Dr. Camilla Edwards, DVM and founder of First Opinion Veterinary Ultrasound (FOVU) recently shared another great case study where ultrasound was used to identify a moderate amount of abdominal ascites, as well as a thickened stomach wall.
History: A 7-year-old m/n miniature Schnauzer presented with a history of diarrhea. Dr. Edwards proceeded, as always, to perform a very thorough abdominal ultrasound to investigate.
Almost immediately, at the cranial abdomen site, free fluid is visualized surrounding the liver and throughout the abdominal cavity. The liver appears more hypoechoic than normal, and the mesentery appears quite echogenic.
The stomach wall appears thickened, and in fact measures well above the 3 mm threshold at 7.4 mm. There is no focal mass seen.
The spleen, kidneys, pancreas, adrenals, jejunum, duodenum, bladder, and abdominal lymph nodes are all visualized well and appear normal.
In the region of the ascending colon there is dilated, distended bowel with very little peristalsis.
Video: Dynamic ultrasound of the canine abdomen demonstrates these findings beautifully.
Outcome & Discussion
There was no obvious cause of the abdominal ascites and thickened stomach wall in this dog, so an exploratory laparotomy was performed and samples of the small intestine were taken.
Small intestine histology: Chronic moderate to marked lymphoplasmacytic and neutrophilic enteritis with villous stunting and lymphangiectasia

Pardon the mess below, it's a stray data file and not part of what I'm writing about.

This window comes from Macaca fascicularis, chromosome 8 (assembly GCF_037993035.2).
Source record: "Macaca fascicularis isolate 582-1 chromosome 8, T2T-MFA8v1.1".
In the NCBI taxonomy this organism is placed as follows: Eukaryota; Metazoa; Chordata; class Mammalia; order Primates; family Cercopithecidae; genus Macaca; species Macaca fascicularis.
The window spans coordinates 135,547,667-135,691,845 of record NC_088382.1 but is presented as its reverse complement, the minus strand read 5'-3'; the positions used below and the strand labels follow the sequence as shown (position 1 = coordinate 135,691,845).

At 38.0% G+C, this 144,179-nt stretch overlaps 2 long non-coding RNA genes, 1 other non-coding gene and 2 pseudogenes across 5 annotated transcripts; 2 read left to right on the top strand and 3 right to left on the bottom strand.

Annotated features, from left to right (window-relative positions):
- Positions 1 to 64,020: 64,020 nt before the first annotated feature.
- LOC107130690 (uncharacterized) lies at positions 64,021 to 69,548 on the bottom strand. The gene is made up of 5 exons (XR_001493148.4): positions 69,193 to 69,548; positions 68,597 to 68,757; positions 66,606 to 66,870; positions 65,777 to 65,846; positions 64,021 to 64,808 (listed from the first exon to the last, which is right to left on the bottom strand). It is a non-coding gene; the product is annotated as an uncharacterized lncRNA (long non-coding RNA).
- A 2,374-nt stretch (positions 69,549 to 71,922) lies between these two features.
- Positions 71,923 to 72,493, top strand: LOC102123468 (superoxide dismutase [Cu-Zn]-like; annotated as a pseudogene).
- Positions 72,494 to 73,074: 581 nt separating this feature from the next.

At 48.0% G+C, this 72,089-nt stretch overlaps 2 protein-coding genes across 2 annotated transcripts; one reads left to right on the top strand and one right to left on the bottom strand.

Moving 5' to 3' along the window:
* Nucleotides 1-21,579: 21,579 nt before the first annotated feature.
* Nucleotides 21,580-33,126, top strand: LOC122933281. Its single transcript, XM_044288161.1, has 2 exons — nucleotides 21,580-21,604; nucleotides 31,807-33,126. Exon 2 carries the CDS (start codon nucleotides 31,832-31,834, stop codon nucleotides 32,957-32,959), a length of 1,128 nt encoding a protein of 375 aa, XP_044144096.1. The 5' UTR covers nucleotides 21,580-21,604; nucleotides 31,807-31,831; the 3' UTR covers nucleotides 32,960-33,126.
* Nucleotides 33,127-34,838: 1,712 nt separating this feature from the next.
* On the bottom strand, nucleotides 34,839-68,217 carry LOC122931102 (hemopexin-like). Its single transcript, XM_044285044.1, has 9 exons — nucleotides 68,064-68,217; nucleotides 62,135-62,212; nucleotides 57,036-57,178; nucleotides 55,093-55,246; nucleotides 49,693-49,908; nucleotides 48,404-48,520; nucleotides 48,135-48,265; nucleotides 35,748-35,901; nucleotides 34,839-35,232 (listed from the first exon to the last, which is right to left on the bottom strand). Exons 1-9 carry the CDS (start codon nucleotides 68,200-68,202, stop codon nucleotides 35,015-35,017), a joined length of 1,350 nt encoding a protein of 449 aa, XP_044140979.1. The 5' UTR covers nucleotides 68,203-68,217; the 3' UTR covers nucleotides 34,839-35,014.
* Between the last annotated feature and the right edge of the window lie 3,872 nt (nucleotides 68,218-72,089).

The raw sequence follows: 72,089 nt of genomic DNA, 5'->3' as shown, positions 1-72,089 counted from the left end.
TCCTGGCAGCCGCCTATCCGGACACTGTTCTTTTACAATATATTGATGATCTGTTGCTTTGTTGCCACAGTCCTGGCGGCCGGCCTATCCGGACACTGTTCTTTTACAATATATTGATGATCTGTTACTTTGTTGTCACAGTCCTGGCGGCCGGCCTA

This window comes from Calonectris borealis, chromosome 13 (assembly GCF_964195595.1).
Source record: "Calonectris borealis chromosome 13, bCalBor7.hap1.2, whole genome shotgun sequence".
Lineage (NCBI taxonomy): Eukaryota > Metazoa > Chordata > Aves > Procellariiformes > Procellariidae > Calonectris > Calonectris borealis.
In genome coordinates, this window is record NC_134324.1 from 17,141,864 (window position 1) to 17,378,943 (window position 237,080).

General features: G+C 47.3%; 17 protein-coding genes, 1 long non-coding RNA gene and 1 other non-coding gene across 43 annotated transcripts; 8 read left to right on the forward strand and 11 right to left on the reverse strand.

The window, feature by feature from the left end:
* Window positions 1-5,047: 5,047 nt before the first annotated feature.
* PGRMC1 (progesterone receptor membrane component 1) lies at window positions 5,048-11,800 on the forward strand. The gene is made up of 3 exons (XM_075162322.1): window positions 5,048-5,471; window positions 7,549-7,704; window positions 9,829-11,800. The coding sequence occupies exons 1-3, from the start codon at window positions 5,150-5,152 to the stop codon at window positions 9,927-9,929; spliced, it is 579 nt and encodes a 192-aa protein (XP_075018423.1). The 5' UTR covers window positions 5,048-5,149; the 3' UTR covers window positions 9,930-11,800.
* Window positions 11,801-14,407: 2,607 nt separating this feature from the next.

Lymphoplasmacytic enteritis (LPE) is the most prevalent form of inflammatory bowel disease in dogs. The inflammation is caused by the infiltrations of lymphocytes, plasma cells, and in this case neutrophils, into the lamina propria of the stomach and/or small intestine. More severe cases involve villous stunting/clubbing and atrophy. There doesn’t appear to be a definitive cause, and treatment includes immunosuppressive therapy, as well as antibiotic therapy, and pre-and pro-biotics to help improve gut flora.
Free Webinar About Small Animal Ultrasound with Dr. Edwards
Dr. Edwards will teach how to rapidly identify palpable abdominal masses, characterize tumors, investigate spread, and offer prognosis during an upcoming one-hour webinar. Join us for Practical Small Animal Ultrasound: Guiding Diagnosis and Management of Palpable Abdominal Masses. You’ll learn to:
Clarius Ultrasound for Veterinary Medicine
Visit our Clarius Classroom where you’ll find several short tutorials with tips and tricks for scanning the abdominal organs in small animals.
Dr. Edwards uses the Clarius C7 HD3 Vet, which is specifically designed for clinical imaging of small and medium-sized animals. Our Advanced Veterinary Package offers more flexibility for users who need additional workflows for various animal exams.
To learn about how easy and affordable it is to add Clarius handheld ultrasound to your veterinary practice, visit our Clarius veterinary ultrasound page for product details. Or contact us today to discuss which scanner is right for your veterinarian practice.